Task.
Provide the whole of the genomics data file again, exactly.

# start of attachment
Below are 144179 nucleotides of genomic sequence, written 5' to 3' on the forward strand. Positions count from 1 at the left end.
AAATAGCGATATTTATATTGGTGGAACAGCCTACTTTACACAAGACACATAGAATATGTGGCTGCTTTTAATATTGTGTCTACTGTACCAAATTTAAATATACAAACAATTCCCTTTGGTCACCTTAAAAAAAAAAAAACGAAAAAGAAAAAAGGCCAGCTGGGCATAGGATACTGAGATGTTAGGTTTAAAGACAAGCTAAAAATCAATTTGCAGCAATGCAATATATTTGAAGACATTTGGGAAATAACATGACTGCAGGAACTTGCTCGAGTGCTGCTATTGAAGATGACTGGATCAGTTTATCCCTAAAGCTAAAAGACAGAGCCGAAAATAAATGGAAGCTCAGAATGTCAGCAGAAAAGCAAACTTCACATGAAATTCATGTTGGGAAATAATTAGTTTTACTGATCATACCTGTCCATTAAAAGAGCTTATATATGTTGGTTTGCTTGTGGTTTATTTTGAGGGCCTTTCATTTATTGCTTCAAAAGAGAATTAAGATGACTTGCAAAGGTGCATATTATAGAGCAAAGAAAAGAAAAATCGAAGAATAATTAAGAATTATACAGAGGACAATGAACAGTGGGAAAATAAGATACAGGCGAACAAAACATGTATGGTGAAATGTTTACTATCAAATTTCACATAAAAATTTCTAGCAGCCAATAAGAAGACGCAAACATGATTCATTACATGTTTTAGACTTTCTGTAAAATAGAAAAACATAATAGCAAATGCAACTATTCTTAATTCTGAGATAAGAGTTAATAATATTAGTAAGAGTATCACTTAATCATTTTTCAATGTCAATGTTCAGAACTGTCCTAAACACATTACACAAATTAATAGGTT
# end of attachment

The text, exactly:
Below are 144179 nucleotides of genomic sequence, written 5' to 3' on the forward strand. Positions count from 1 at the left end.
AAATAGCGATATTTATATTGGTGGAACAGCCTACTTTACACAAGACACATAGAATATGTGGCTGCTTTTAATATTGTGTCTACTGTACCAAATTTAAATATACAAACAATTCCCTTTGGTCACCTTAAAAAAAAAAAAACGAAAAAGAAAAAAGGCCAGCTGGGCATAGGATACTGAGATGTTAGGTTTAAAGACAAGCTAAAAATCAATTTGCAGCAATGCAATATATTTGAAGACATTTGGGAAATAACATGACTGCAGGAACTTGCTCGAGTGCTGCTATTGAAGATGACTGGATCAGTTTATCCCTAAAGCTAAAAGACAGAGCCGAAAATAAATGGAAGCTCAGAATGTCAGCAGAAAAGCAAACTTCACATGAAATTCATGTTGGGAAATAATTAGTTTTACTGATCATACCTGTCCATTAAAAGAGCTTATATATGTTGGTTTGCTTGTGGTTTATTTTGAGGGCCTTTCATTTATTGCTTCAAAAGAGAATTAAGATGACTTGCAAAGGTGCATATTATAGAGCAAAGAAAAGAAAAATCGAAGAATAATTAAGAATTATACAGAGGACAATGAACAGTGGGAAAATAAGATACAGGCGAACAAAACATGTATGGTGAAATGTTTACTATCAAATTTCACATAAAAATTTCTAGCAGCCAATAAGAAGACGCAAACATGATTCATTACATGTTTTAGACTTTCTGTAAAATAGAAAAACATAATAGCAAATGCAACTATTCTTAATTCTGAGATAAGAGTTAATAATATTAGTAAGAGTATCACTTAATCATTTTTCAATGTCAATGTTCAGAACTGTCCTAAACACATTACACAAATTAATAGGTT